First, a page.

Mechanics (Spelling, Grammar, Punctuation): Your paper can have a wonderful argument and great evidence to support it, but without mechanics, your presentation will fail. To go back to that world-class debater, imagine that he stuffed his mouth full of marbles before he began speaking--you couldn't understand him, no matter how brilliant he was. Good mechanics enhance your delivery of the argument in your paper, and it can't do without them. Your papers should demonstrate all good writing skills necessary to university-level composition. That means your essays should be free from spelling errors, improper grammar, incorrect punctuation, and awkward constructions. History is not merely "getting the facts right"—it is also about presenting an effective argument using evidence.

If you have questions about technical English skills, you can consult the instructor. But you should first read the style sheet page. For more technical questions, one also might consult the standard style manual for the WMU History Department: The Chicago Manual of Style or Kate Turabian’s Manual which explains the basics of CMS for students (both available electronically on the WMU Library History Subject Guide or at the library in the Reference section).

Also remember that history writing usually is not first person singular. Unless a question deliberately asks for YOUR perspective, don't write using "I" or "my" in your essays. Unlike scholars in some other fields, most historians still write without saying "I", "me" or "my"—but this convention does not mean that historians have no opinions. An analytic essay writer must learn to write in the "third person" voice. If you need examples, look at the books for your class.

Advice on Writing: Some step-by-step advice for working on your paper.

Before you start writing: Read the whole assignment before you begin writing. Use other reading materials assigned in this class or lecture materials (if they are relevant) in answering the question. If you are writing a "research paper" you will need to go to the library to find source materials.

When you start writing: Read the assigned question carefully. What does the assignment want you prove or discuss? Make sure that you understand the question. Once you know what it wants, make sure your essay sticks to answering it--don't wander off on some tangent. If you are constructing your own question, be sure it is well focused and answerable.

For your thesis and topic sentences: Choose strong topic sentences that will make clear to the reader exactly what you intend to prove. These topic sentences will structure your analysis and help you write coherent paragraphs that stick to a main idea.

For evidence: A good history essay has to have it—but be careful that your evidence is clear and legitimate, not stolen. You need to be able to cite sources specifically to support your argument. Read citing sources if you don't know how to use sources as evidence. A good essay almost always will use quotations drawn from the sources. Appropriately used quotations will strengthen your argument. But citations and quotes are no substitute for your argument, your analysis--do not quote extensively and then assume that the quote is making the argument for you. Explain how a quote fits your thesis. Be sure to give credit to the original author.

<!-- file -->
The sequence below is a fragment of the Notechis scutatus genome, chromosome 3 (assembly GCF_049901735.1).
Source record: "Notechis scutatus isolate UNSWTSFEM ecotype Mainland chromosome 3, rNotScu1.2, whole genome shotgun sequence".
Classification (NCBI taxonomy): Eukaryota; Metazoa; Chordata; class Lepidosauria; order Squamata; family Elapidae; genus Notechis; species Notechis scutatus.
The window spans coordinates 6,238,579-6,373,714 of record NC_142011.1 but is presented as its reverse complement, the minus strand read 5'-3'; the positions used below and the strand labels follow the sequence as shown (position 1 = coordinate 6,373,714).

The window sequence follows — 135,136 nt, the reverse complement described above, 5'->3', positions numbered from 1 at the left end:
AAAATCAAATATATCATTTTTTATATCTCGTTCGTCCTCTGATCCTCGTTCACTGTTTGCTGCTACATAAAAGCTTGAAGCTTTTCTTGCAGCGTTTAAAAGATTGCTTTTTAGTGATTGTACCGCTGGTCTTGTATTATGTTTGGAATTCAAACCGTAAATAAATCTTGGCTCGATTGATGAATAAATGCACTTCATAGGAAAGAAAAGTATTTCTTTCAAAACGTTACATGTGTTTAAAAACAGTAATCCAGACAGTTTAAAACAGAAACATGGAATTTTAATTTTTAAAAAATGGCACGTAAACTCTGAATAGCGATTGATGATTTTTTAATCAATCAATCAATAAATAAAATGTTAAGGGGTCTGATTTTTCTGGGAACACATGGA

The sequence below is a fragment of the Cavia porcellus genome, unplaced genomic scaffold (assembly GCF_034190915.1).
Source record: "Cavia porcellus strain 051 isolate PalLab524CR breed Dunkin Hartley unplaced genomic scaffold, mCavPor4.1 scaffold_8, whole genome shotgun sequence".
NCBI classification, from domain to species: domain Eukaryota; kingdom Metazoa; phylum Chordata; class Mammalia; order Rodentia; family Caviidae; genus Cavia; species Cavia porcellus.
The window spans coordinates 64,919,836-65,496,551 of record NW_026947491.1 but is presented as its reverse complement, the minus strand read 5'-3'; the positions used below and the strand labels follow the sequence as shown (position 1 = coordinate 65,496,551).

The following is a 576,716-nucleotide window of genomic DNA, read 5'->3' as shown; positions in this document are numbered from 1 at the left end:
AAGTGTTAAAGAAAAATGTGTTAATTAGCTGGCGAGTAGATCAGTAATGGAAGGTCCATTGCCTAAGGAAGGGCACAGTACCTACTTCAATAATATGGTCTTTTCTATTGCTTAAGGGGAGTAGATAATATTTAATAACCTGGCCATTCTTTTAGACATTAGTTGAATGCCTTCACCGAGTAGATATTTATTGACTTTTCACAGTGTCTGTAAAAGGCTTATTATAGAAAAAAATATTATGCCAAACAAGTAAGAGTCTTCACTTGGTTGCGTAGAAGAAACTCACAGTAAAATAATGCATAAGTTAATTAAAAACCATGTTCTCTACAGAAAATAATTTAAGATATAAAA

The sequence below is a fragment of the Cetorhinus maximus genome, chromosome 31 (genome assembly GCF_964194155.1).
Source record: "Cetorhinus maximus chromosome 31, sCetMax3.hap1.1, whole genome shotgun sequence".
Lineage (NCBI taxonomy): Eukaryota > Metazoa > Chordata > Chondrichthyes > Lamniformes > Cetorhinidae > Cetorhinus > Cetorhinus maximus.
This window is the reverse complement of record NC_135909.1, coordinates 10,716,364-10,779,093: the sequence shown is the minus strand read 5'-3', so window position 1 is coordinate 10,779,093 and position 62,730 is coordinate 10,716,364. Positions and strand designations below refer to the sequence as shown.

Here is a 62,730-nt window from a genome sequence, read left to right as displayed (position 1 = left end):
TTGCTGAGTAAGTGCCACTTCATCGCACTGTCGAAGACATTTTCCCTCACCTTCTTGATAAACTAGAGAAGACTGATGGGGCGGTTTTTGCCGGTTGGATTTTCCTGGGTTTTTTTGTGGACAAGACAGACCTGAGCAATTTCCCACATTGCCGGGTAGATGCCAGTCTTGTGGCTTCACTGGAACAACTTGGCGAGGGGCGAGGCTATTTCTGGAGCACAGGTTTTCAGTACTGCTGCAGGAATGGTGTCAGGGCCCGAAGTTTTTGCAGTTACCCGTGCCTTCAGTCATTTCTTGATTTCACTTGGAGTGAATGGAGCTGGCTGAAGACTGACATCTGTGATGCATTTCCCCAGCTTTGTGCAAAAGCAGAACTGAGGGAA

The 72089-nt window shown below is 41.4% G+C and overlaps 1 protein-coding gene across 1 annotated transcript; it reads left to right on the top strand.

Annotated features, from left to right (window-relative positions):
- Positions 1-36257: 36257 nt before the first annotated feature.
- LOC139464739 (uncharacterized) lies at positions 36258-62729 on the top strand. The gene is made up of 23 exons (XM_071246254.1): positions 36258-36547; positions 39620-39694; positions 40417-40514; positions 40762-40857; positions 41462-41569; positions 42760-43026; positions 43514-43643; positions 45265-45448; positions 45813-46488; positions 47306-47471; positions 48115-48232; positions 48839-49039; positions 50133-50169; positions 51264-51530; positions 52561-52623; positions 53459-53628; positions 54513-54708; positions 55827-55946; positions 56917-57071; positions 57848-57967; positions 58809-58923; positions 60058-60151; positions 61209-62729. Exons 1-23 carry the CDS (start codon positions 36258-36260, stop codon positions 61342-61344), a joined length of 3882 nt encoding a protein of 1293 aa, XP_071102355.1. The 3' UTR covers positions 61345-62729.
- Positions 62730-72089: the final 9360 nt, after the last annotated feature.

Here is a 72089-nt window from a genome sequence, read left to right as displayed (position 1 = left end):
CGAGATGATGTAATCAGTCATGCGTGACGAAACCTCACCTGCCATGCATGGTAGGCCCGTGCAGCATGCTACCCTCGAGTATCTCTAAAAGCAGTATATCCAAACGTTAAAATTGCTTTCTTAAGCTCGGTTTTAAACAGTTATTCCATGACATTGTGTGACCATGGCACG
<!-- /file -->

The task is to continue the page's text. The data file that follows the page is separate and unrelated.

Conclusion: A conclusion makes your essay come to an end with a bang, not a whimper. To just regurgitate/restate exactly what you said in the essay is to whimper. A conclusion with "bang" will tell the reader something more than what they read in your previous paragraphs.

Editing: Be sure to proofread your paper carefully before handing it in.

Proofreading: All writers must refine their work to make it as convincing and effective as possible. Good history papers are precisely written and error-free.

After you've completed a first draft, go back and reread what you've written. Does it meet the requirements for a well-written essay? Does your argument have enough evidence? Or is your argument not as strong and persuasive as you thought it was originally? The third paragraph may belong in the middle, and the second paragraph at the end. Rewrite and reorganize the sections that need help. This step is the one that makes the most difference between weak and strong papers; however, you must have written the first draft far enough in advance, so that you have the time to revise/rethink.

For a checklist of basic mistakes to avoid, see the list of Common Errors.

Finishing: Before you hand in your essay, proofread a final time for errors. Experience shows that such proofreading is best done from the printed page using a pen or pencil, not on screen. Unfortunately, spell-checking programs are only capable of giving some help and they can (especially with automatic typing correction) introduce errors. For example, "there", "their" and "they're" all sound alike (homonyms) and may be spelled correctly by you, but you need to make sure you (or the word processing program) have used the right one. Check for spelling, correct word usage, punctuation, grammar mistakes, and awkward construction. One test is to read each sentence aloud; sometimes the ear can catch a mistake on paper. But beware colloquialisms, using phrases that are common in everyday speech but not used in formal writing. Another good suggestion is to have a friend proofread your essay for mistakes or logical gaps. Make sure the paper meets the guidelines of the style sheet. Look at the Common Errors checklist to avoid the most obvious errors. Make sure your name and class are on the paper and that it is stapled together. Be sure to save the final electronic version of the paper, so that you can reprint it if necessary.

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Robert F. Berkhofer
Dept. of History
4301 Friedmann Hall
Western Michigan University
1903 W. Michigan Ave
Kalamazoo MI 49008-5334

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Last Revised:
December 15, 2011